Is your keyless car at risk of theft?
The number of stolen vehicles increased by 29% between September 2021 and September 2022, according to the Office of National Statistics (ONS).
Separate research by insurance company Aviva found that vehicles with keyless entry and start systems are twice as likely to be stolen as those without. Between August 2020 and August 2022, the insurer noted that customers with keyless entry cars had significantly greater likelihood of making a theft claim than those of non-keyless cars.
Alec Reeder, performance lead at Aviva General Insurance, says: “While vehicle security has developed and improved in many ways, unfortunately criminal activity is evolving too.
“Over the past two years, we’ve found claims for stolen keyless vehicles are twice as likely as those for non-keyless vehicles. While theft claims account for only a small proportion of our vehicle claims overall, we understand that a stolen car can be very distressing for owners.”
How do keyless cars work?
A keyless entry car uses a special key fob that senses when you’re near your car and automatically unlocks the door for you. These systems work using short-range radio waves. Drivers are still given a physical key, but you don’t need to insert it in the door to unlock your car.
Top models like the Hyundai Kona and Lexus NX are keyless. Some keyless cars also have a feature where the key also automatically locks the car when it senses you’re walking away from the car after parking it.
Keyless car theft accounted for 94% of all vehicles recovered by car tracking firm Tracker in 2022, reaching an all-time high.
How do thieves steal keyless cars?
Car thieves steal keyless cards by a process known as ‘relay theft’. This occurs when a device is used to fool the car into thinking the car’s own remote key fob is close by, which unlocks the car and allows the ignition to be started.
All it requires is two small boxes of electronics, which thieves can use to open your car in a couple of minutes. It is called ‘relay theft’ as thieves typically work in pairs.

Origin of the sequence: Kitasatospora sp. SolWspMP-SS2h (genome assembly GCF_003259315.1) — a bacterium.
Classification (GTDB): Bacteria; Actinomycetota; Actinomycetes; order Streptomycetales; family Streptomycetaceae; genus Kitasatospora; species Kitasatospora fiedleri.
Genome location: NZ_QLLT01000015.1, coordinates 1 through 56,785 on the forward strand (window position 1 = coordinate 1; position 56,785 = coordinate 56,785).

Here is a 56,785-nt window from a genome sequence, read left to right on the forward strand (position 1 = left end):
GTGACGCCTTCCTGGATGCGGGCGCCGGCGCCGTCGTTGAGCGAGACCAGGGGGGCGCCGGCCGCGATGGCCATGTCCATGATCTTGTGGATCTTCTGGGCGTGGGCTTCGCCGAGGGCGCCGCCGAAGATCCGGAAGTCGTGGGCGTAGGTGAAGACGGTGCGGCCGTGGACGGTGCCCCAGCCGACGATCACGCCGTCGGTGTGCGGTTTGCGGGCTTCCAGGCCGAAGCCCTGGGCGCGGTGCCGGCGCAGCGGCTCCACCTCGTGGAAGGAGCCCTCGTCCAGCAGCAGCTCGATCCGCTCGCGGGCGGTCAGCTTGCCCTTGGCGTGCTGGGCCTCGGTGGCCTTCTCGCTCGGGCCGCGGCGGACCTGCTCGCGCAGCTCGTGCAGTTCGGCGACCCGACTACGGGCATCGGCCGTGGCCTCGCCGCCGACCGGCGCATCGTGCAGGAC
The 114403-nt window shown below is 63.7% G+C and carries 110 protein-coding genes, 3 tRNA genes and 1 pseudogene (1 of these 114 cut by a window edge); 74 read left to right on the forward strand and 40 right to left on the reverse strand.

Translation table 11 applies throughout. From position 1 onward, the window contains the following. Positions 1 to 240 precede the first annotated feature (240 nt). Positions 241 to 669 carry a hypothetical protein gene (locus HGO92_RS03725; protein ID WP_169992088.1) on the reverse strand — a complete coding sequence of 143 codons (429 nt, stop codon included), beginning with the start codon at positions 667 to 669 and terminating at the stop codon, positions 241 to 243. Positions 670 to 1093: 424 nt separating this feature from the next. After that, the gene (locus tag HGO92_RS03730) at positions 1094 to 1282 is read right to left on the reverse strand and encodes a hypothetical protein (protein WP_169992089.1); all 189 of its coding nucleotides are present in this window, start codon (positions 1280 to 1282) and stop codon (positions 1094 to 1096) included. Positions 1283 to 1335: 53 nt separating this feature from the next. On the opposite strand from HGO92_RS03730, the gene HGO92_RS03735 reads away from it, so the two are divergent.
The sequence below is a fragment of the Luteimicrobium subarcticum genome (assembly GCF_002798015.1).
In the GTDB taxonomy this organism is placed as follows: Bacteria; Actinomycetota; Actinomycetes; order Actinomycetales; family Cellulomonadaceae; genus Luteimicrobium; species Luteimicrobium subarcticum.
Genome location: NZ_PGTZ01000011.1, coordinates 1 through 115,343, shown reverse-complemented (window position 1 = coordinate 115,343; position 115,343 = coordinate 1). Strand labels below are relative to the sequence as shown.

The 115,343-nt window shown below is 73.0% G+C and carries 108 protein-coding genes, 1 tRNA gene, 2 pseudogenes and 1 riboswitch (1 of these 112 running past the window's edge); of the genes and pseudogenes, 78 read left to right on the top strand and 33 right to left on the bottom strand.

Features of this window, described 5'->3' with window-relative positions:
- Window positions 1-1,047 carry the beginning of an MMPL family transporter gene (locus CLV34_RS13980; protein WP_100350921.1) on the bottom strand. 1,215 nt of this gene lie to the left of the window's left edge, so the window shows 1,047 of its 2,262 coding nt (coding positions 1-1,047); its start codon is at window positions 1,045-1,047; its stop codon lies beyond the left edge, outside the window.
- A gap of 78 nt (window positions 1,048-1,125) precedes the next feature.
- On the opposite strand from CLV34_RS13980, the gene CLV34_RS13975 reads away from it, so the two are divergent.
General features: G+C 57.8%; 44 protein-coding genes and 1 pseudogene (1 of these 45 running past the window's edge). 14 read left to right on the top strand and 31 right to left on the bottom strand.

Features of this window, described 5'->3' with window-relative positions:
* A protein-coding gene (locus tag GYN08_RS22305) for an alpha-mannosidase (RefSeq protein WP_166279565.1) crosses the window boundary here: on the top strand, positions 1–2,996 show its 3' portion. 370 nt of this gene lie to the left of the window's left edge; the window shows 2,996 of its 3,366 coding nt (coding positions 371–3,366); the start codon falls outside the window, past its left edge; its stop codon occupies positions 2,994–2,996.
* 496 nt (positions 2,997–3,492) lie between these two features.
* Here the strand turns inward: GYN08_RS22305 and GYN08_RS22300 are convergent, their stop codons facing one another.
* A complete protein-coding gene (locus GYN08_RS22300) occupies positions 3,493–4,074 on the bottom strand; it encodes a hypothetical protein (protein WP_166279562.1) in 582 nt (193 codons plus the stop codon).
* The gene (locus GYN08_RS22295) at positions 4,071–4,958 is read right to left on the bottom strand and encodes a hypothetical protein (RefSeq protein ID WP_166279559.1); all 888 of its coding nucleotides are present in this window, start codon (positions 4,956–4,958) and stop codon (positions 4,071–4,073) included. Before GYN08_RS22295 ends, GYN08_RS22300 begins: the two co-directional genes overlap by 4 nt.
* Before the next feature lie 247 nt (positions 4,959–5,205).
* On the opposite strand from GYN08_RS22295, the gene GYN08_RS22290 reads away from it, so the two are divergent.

One holds a transmitter and stands next to the car while the other stands close to the property holding an amplifier. The amplifier can boost the signal from the key and send it to the transmitter. The transmitter essentially becomes a ghost key and tricks the car into thinking the real key is nearby. This then opens the car and allows it to be driven away without causing any damage.
Gus Park, managing director of AA Insurance Services, said: “The key has always been the most vulnerable part of the car when it comes to security, but many are unaware how important it is to protect it.
“Car thieves have gone high-tech and relay theft has been on the rise for some time, yet drivers are still unaware of the risks surrounding keyless entry cars. Keyless entry is becoming more common too with more manufacturers offering the tech on lower specification cars.”
How to protect your keyless car from theft
There are several ways car owners can keep their keyless cars safe:
- Keep your keys a safe distance from the car
Store your car keys far away from doors and windows at home. This will minimise the chances a thief will be able to find and amplify the key’s signal.
- Block or turn off the signal
Purchase a ‘faraday pouch’ to keep your car key in. These pouches contain signal-blocking materials that stop your key transmitting its code, preventing crooks from being able to detect and amplify the signal.
You could also check your manual or speak to your dealer to find out if your key can be switched off.
- Get a steering wheel lock
Drivers could consider using a steering wheel lock, a driveway parking post, or even a wheel clamp.
- Install a tracker
A tracker device won’t stop your car being stolen – but it will make it easier to find if it is.
- Get a fob with a motion sensor
The motion sensor detects when the fob has been stationary for a while, which triggers sleep mode. During sleep mode the fob no longer responds to the relay signals, protecting the vehicle from relay attack. Full functionality is restored when the owner moves the key.
Some manufacturers, such as Ford, offer a software update that installs the sleep mode onto a new key.
- Park your vehicle in a well-lit area
According to the Met Police, vehicles parked in dark and less busy areas are more likely to be broken into and damaged.
It is therefore recommended to park in well-lit and busier areas if you don’t have a private garage or driveway – and when away from home.
Which keyless cars are best… and worst?
Car security experts Thatcham have conducted extensive research around keyless car entry theft.
Researchers found that the BMW X6 M50d, BMW 218i Gran Coupe M Sport, Land Rover Discovery Sport D150, Mini EV, Porsche Taycan, Škoda Superb and Toyota Supra all scored ‘superior’ ratings for all-round security and the presence of a Relay Attack fix.
But ‘poor’ ratings were awarded to the Mazda CX-30, MG HS Excite T-GDI, Subaru Forester e-Boxer XE Premium and Vauxhall Corsa Ultimate Turbo 100. Security engineers were able to access and start these vehicles using relay attack equipment.